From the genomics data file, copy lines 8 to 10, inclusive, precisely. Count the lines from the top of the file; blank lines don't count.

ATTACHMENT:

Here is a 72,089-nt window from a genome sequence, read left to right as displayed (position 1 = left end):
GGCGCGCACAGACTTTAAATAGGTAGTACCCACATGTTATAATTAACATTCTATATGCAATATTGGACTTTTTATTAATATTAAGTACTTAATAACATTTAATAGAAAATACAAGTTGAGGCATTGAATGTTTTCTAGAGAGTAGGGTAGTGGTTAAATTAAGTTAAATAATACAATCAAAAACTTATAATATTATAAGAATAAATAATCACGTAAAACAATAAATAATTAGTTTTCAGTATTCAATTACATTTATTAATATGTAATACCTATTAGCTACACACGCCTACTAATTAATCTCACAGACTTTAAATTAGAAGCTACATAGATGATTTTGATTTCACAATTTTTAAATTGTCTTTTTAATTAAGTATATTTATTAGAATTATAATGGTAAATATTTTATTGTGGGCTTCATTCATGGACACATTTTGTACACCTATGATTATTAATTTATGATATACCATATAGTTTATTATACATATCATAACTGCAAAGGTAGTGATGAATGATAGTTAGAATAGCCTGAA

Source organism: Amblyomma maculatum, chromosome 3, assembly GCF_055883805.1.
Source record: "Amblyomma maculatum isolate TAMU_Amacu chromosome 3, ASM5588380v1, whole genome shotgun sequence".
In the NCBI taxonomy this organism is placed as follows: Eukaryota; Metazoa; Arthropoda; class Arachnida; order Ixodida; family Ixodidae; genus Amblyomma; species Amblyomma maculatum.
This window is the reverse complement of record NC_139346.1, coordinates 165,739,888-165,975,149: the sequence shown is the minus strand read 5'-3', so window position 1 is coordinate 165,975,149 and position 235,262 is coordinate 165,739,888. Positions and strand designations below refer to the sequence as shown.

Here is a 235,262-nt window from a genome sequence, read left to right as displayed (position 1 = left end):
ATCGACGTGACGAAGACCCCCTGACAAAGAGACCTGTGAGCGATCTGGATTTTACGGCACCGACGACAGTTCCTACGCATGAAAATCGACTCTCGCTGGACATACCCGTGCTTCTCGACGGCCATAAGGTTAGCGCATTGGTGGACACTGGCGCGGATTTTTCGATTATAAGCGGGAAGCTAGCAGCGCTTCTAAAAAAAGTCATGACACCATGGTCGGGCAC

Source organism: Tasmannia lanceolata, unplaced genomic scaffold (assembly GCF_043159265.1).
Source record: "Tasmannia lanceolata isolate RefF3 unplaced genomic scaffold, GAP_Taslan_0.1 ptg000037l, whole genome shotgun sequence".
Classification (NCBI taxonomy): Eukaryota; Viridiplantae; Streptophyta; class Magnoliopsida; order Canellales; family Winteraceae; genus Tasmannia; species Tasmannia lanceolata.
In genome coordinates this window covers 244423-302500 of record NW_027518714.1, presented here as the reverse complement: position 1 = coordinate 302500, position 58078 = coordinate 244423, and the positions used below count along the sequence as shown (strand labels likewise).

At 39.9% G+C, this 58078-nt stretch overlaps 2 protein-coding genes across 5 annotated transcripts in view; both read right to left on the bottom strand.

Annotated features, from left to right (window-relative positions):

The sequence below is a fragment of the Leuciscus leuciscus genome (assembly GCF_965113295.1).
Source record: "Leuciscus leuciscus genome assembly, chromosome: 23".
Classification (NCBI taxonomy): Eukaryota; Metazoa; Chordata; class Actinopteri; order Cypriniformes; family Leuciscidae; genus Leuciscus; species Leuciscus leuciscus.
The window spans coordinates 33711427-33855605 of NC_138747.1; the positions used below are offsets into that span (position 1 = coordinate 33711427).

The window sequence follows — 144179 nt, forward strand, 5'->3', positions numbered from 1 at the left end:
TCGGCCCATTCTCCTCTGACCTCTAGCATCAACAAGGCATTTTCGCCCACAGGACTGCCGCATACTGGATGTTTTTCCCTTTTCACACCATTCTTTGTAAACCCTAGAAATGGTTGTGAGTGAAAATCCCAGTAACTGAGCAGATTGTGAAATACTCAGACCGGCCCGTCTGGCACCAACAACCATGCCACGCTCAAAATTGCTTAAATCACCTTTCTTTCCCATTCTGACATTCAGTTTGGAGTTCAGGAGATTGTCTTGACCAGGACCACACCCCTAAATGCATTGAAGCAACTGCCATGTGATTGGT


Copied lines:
ATCGACGTGACGAAGACCCCCTGACAAAGAGACCTGTGAGCGATCTGGATTTTACGGCACCGACGACAGTTCCTACGCATGAAAATCGACTCTCGCTGGACATACCCGTGCTTCTCGACGGCCATAAGGTTAGCGCATTGGTGGACACTGGCGCGGATTTTTCGATTATAAGCGGGAAGCTAGCAGCGCTTCTAAAAAAAGTCATGACACCATGGTCGGGCAC

Source organism: Tasmannia lanceolata, unplaced genomic scaffold (assembly GCF_043159265.1).
Source record: "Tasmannia lanceolata isolate RefF3 unplaced genomic scaffold, GAP_Taslan_0.1 ptg000037l, whole genome shotgun sequence".